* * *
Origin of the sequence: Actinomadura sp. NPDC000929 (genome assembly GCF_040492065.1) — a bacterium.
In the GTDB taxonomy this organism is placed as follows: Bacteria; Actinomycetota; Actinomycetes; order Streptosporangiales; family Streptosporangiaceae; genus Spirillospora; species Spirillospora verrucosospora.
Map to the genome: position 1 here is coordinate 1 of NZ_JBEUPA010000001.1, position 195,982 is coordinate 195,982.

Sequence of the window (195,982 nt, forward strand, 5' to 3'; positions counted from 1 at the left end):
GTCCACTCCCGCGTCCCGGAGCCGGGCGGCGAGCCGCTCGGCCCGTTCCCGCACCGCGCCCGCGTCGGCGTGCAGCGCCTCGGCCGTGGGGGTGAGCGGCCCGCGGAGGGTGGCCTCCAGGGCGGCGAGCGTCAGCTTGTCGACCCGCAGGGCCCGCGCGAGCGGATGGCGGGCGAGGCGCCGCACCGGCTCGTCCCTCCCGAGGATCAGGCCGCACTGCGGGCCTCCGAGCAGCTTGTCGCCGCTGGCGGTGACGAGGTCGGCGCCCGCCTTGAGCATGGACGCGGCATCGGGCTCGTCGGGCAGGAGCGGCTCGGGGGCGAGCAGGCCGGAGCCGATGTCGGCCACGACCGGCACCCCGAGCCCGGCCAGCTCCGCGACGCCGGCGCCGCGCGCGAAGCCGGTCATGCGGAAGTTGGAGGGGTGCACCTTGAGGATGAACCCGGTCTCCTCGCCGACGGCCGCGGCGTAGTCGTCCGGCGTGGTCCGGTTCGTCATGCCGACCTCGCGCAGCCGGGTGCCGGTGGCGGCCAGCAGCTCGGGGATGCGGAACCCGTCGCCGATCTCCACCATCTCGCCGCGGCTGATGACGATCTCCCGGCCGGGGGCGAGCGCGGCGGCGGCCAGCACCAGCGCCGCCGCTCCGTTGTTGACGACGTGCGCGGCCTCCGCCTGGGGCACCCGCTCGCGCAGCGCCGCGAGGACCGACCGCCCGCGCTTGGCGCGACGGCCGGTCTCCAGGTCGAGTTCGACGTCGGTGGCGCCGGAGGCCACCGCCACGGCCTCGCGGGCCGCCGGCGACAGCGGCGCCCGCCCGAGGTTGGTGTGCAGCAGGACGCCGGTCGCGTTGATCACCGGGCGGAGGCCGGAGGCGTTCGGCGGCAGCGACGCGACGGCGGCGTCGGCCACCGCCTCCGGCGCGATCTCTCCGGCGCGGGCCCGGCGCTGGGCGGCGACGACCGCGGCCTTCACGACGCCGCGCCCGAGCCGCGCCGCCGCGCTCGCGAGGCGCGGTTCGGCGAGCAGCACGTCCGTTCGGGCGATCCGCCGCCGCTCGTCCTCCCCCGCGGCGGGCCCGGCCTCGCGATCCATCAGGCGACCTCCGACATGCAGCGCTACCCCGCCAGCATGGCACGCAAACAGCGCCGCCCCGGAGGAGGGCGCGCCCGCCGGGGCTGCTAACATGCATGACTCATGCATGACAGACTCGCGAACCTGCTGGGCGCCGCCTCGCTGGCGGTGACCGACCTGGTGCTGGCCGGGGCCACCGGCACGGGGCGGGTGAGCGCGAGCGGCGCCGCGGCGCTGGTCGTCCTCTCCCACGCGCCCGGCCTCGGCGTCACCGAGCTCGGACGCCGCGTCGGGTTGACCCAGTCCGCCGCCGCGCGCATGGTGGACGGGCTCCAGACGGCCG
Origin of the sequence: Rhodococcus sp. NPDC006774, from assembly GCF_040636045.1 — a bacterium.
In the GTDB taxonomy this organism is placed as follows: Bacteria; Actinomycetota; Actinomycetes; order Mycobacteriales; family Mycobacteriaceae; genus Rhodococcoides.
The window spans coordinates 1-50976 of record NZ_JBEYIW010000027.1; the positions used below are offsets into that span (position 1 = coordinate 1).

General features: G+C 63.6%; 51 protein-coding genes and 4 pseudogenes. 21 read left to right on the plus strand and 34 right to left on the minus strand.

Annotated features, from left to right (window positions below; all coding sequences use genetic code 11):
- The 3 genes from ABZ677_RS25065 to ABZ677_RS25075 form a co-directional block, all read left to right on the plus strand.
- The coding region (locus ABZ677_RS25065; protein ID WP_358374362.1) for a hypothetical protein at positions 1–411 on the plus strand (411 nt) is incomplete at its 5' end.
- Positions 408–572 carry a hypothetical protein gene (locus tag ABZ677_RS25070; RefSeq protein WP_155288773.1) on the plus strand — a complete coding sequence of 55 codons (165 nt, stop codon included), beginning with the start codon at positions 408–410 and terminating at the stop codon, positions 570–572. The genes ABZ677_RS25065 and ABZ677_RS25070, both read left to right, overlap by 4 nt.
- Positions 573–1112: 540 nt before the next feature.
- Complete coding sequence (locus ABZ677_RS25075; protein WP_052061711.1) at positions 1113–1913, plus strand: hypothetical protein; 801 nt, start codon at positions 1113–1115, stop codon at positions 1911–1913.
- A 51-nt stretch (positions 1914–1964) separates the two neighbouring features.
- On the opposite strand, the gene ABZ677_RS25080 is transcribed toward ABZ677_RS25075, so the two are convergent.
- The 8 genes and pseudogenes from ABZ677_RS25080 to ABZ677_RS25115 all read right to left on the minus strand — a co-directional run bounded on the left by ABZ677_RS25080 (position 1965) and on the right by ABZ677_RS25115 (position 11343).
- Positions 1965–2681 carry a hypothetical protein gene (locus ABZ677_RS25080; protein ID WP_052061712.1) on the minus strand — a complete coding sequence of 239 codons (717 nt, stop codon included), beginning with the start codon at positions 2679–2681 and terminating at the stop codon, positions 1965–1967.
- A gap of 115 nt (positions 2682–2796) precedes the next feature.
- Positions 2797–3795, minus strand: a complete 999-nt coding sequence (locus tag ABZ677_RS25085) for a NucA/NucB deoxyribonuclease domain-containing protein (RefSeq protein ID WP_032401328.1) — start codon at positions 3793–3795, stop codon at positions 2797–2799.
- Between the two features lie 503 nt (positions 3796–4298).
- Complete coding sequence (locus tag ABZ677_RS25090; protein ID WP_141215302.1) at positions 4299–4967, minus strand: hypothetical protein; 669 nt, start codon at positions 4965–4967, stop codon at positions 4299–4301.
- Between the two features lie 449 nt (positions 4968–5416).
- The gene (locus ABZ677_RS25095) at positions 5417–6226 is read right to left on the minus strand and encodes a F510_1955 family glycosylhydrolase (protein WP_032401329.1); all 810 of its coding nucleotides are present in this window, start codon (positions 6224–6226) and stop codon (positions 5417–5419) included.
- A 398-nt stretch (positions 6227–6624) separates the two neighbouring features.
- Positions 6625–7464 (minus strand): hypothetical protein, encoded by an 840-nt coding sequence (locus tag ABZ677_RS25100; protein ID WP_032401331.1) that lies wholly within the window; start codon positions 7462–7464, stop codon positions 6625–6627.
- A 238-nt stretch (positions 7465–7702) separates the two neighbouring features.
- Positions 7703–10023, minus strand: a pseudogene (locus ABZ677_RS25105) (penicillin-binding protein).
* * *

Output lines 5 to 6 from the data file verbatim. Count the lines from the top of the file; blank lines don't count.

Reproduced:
GTCCACTCCCGCGTCCCGGAGCCGGGCGGCGAGCCGCTCGGCCCGTTCCCGCACCGCGCCCGCGTCGGCGTGCAGCGCCTCGGCCGTGGGGGTGAGCGGCCCGCGGAGGGTGGCCTCCAGGGCGGCGAGCGTCAGCTTGTCGACCCGCAGGGCCCGCGCGAGCGGATGGCGGGCGAGGCGCCGCACCGGCTCGTCCCTCCCGAGGATCAGGCCGCACTGCGGGCCTCCGAGCAGCTTGTCGCCGCTGGCGGTGACGAGGTCGGCGCCCGCCTTGAGCATGGACGCGGCATCGGGCTCGTCGGGCAGGAGCGGCTCGGGGGCGAGCAGGCCGGAGCCGATGTCGGCCACGACCGGCACCCCGAGCCCGGCCAGCTCCGCGACGCCGGCGCCGCGCGCGAAGCCGGTCATGCGGAAGTTGGAGGGGTGCACCTTGAGGATGAACCCGGTCTCCTCGCCGACGGCCGCGGCGTAGTCGTCCGGCGTGGTCCGGTTCGTCATGCCGACCTCGCGCAGCCGGGTGCCGGTGGCGGCCAGCAGCTCGGGGATGCGGAACCCGTCGCCGATCTCCACCATCTCGCCGCGGCTGATGACGATCTCCCGGCCGGGGGCGAGCGCGGCGGCGGCCAGCACCAGCGCCGCCGCTCCGTTGTTGACGACGTGCGCGGCCTCCGCCTGGGGCACCCGCTCGCGCAGCGCCGCGAGGACCGACCGCCCGCGCTTGGCGCGACGGCCGGTCTCCAGGTCGAGTTCGACGTCGGTGGCGCCGGAGGCCACCGCCACGGCCTCGCGGGCCGCCGGCGACAGCGGCGCCCGCCCGAGGTTGGTGTGCAGCAGGACGCCGGTCGCGTTGATCACCGGGCGGAGGCCGGAGGCGTTCGGCGGCAGCGACGCGACGGCGGCGTCGGCCACCGCCTCCGGCGCGATCTCTCCGGCGCGGGCCCGGCGCTGGGCGGCGACGACCGCGGCCTTCACGACGCCGCGCCCGAGCCGCGCCGCCGCGCTCGCGAGGCGCGGTTCGGCGAGCAGCACGTCCGTTCGGGCGATCCGCCGCCGCTCGTCCTCCCCCGCGGCGGGCCCGGCCTCGCGATCCATCAGGCGACCTCCGACATGCAGCGCTACCCCGCCAGCATGGCACGCAAACAGCGCCGCCCCGGAGGAGGGCGCGCCCGCCGGGGCTGCTAACATGCATGACTCATGCATGACAGACTCGCGAACCTGCTGGGCGCCGCCTCGCTGGCGGTGACCGACCTGGTGCTGGCCGGGGCCACCGGCACGGGGCGGGTGAGCGCGAGCGGCGCCGCGGCGCTGGTCGTCCTCTCCCACGCGCCCGGCCTCGGCGTCACCGAGCTCGGACGCCGCGTCGGGTTGACCCAGTCCGCCGCCGCGCGCATGGTGGACGGGCTCCAGACGGCCG
Origin of the sequence: Rhodococcus sp. NPDC006774, from assembly GCF_040636045.1 — a bacterium.